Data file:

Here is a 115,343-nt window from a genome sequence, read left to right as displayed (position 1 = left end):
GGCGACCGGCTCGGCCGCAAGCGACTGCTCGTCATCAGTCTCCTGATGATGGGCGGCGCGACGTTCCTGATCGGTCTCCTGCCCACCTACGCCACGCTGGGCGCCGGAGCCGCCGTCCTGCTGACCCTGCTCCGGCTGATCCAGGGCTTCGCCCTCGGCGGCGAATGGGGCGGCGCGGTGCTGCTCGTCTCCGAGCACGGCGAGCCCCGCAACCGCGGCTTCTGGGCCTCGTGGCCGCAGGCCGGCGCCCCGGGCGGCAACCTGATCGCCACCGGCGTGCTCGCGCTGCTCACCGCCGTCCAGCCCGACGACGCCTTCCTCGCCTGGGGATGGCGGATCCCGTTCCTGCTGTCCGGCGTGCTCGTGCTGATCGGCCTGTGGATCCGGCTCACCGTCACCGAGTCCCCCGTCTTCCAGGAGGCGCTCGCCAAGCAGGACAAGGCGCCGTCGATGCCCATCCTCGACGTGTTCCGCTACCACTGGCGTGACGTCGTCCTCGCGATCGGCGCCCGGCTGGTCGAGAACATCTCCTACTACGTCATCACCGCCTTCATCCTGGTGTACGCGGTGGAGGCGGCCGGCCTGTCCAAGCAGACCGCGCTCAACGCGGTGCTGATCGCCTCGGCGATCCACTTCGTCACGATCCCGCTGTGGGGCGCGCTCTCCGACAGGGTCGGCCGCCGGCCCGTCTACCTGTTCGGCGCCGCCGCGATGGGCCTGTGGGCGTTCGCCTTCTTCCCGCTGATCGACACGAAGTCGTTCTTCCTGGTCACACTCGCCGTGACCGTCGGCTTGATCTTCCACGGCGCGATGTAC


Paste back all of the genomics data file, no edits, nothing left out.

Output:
Here is a 115,343-nt window from a genome sequence, read left to right as displayed (position 1 = left end):
GGCGACCGGCTCGGCCGCAAGCGACTGCTCGTCATCAGTCTCCTGATGATGGGCGGCGCGACGTTCCTGATCGGTCTCCTGCCCACCTACGCCACGCTGGGCGCCGGAGCCGCCGTCCTGCTGACCCTGCTCCGGCTGATCCAGGGCTTCGCCCTCGGCGGCGAATGGGGCGGCGCGGTGCTGCTCGTCTCCGAGCACGGCGAGCCCCGCAACCGCGGCTTCTGGGCCTCGTGGCCGCAGGCCGGCGCCCCGGGCGGCAACCTGATCGCCACCGGCGTGCTCGCGCTGCTCACCGCCGTCCAGCCCGACGACGCCTTCCTCGCCTGGGGATGGCGGATCCCGTTCCTGCTGTCCGGCGTGCTCGTGCTGATCGGCCTGTGGATCCGGCTCACCGTCACCGAGTCCCCCGTCTTCCAGGAGGCGCTCGCCAAGCAGGACAAGGCGCCGTCGATGCCCATCCTCGACGTGTTCCGCTACCACTGGCGTGACGTCGTCCTCGCGATCGGCGCCCGGCTGGTCGAGAACATCTCCTACTACGTCATCACCGCCTTCATCCTGGTGTACGCGGTGGAGGCGGCCGGCCTGTCCAAGCAGACCGCGCTCAACGCGGTGCTGATCGCCTCGGCGATCCACTTCGTCACGATCCCGCTGTGGGGCGCGCTCTCCGACAGGGTCGGCCGCCGGCCCGTCTACCTGTTCGGCGCCGCCGCGATGGGCCTGTGGGCGTTCGCCTTCTTCCCGCTGATCGACACGAAGTCGTTCTTCCTGGTCACACTCGCCGTGACCGTCGGCTTGATCTTCCACGGCGCGATGTAC